Heart Disease

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Heart Smart Living

Cardiologist, author, and heart health expert Dr. Sarah Samaan offers advice on how to live a heart smart life.

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It’s Time to Shake the Salt Habit

A new study finds that 95 percent of American adults eat too much salt.

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French fries with salt.It is well-established that sodium, in the forms of salt and MSG, can contribute to high blood pressure, yet Americans are eating more salt than ever. Our culture of fast food and processed food is a major factor, since over 75 percent of the salt we eat comes from these types of foods. Lunch meat, bottled pasta sauces, and canned soups are also important offenders. Only 10 percent of the salt in our diets comes from the salt shaker.

In general, sodium intake should not exceed 2,300 mg daily. However, if you are over 51, are black, or have diabetes, high blood pressure, or kidney disease, you’re likely to be more sensitive to salt, and are better off with 1,500 mg daily or less. Yet a typical restaurant meal supplies anywhere from 2,300 to 4,600 mg of sodium.

A new study from the Centers for Disease Control and Prevention (CDC) evaluated over 18,000 Americans between 2005 and 2008. Among adults, 95 percent of those whose target should have been 2,300 mg or less exceeded the daily recommendations, and 99.4 percent whose limit was 1,500 mg failed to meet the goal. The average person consumed about 3,500 mg of sodium each day.

Cutting back on salt could quickly save lives and reduce health care costs. The CDC estimates that by substantially reducing the amount of salt we eat, as many as 120,000 heart attacks and 66,000 strokes could be prevented each year. Put another way, a 10 percent reduction in salt intake across the board could reduce health care costs in the U.S. by $4 billion each year.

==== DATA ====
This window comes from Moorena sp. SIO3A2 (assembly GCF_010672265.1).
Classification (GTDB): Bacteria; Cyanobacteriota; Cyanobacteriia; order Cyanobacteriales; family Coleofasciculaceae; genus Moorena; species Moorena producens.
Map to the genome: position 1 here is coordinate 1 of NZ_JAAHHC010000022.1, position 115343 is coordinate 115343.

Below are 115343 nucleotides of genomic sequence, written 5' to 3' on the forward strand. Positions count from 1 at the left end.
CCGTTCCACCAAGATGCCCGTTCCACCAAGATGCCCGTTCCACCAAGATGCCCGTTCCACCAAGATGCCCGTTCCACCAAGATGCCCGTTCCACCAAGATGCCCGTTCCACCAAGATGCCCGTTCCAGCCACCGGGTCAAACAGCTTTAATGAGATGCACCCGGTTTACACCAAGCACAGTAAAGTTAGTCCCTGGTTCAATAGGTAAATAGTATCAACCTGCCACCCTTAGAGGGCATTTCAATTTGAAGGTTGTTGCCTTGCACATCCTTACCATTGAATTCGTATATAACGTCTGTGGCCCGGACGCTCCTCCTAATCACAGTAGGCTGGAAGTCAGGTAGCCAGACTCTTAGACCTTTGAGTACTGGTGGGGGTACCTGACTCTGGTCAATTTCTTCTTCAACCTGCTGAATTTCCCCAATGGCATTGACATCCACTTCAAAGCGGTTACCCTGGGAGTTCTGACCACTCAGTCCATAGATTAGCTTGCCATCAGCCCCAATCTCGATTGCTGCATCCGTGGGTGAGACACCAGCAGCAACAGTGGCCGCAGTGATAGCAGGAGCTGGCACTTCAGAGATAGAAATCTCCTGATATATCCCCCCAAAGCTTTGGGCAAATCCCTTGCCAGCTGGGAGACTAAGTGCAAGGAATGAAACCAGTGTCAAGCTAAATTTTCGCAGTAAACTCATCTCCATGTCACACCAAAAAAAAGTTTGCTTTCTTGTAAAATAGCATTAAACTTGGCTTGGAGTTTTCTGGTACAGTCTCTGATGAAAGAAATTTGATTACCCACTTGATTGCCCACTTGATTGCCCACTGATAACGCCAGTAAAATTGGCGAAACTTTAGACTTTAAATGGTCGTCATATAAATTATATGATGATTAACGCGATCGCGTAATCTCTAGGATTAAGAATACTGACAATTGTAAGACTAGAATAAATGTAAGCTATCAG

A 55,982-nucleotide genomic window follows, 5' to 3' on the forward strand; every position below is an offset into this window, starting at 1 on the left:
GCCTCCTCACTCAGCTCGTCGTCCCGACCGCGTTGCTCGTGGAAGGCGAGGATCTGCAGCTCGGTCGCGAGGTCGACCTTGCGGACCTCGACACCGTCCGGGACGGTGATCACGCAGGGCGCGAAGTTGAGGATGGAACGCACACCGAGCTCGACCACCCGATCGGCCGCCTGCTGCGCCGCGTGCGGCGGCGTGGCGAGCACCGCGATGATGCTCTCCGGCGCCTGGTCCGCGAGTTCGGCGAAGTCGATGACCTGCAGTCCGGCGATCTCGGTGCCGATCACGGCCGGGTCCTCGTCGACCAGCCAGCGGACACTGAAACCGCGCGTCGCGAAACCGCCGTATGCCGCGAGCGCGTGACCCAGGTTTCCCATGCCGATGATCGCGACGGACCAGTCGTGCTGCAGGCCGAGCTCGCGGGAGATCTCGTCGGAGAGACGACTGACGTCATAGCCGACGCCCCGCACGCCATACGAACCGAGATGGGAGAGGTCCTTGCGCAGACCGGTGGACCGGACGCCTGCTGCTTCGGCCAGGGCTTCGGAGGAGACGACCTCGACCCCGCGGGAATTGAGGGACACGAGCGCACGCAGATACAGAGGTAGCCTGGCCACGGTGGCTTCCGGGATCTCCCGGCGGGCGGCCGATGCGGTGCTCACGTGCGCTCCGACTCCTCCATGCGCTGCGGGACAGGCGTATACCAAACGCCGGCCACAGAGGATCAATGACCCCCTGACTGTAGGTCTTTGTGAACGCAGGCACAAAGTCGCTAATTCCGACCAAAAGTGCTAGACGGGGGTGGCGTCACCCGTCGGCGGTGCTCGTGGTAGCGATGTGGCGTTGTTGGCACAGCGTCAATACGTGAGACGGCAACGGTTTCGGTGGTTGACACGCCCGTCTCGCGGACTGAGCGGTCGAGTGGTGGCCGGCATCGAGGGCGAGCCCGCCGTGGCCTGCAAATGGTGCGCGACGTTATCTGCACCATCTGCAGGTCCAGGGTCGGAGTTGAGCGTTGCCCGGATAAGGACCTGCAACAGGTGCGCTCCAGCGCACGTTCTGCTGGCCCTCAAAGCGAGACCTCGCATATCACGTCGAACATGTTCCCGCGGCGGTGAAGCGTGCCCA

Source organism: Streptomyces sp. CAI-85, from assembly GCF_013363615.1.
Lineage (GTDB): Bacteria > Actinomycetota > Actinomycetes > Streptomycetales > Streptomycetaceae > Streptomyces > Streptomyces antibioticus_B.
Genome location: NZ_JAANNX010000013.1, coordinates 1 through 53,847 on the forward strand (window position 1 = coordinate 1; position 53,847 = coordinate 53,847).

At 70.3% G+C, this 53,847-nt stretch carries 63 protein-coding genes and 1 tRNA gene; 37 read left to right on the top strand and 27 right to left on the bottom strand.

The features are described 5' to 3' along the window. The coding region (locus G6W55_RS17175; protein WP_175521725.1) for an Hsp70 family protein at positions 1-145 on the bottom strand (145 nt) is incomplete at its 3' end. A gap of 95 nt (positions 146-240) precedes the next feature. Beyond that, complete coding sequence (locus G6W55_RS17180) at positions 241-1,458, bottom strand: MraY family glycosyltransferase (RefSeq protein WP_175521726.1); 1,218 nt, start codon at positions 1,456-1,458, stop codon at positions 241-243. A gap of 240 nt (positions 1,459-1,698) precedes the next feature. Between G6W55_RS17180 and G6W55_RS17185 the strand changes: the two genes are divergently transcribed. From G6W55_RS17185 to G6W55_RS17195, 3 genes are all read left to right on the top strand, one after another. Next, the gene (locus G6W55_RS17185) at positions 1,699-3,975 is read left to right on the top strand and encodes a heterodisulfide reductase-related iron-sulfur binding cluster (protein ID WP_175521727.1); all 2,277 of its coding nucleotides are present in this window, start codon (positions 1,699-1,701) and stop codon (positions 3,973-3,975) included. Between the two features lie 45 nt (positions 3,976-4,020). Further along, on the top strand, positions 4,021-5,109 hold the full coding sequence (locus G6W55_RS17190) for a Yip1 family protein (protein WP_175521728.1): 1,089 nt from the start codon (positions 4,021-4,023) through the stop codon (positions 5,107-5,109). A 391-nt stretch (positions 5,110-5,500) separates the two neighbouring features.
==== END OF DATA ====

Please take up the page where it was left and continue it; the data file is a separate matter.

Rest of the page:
The CDC and other governmental agencies are working hard through the national Salt Reduction Initiative to partner with private industry to reduce the amount of added salt in the foods we consume. In the meantime, there are some simple steps you can take to limit salt in your diet.

  • Whenever possible, make your own meals using fresh ingredients.
  • Read the labels on canned goods and sauces, and choose products that are lower in sodium.
  • If you eat out, avoid French fries and other salty sides that are also loaded with fat.
  • Always ask for dressing or sauces on the side.
  • Don’t add extra salt to your food.

By making these simple changes, you will slowly but surely find that your taste buds become more sensitive to salt. Eventually, you will need much less to get that salty kick that your body naturally craves.

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Tags: Diet and Heart Health , Heart Attack , Risk Factors for Heart Disease

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About the Author


MD, FACC

Dr. Samaan is an acclaimed cardiologist, writer, and heart health educator.

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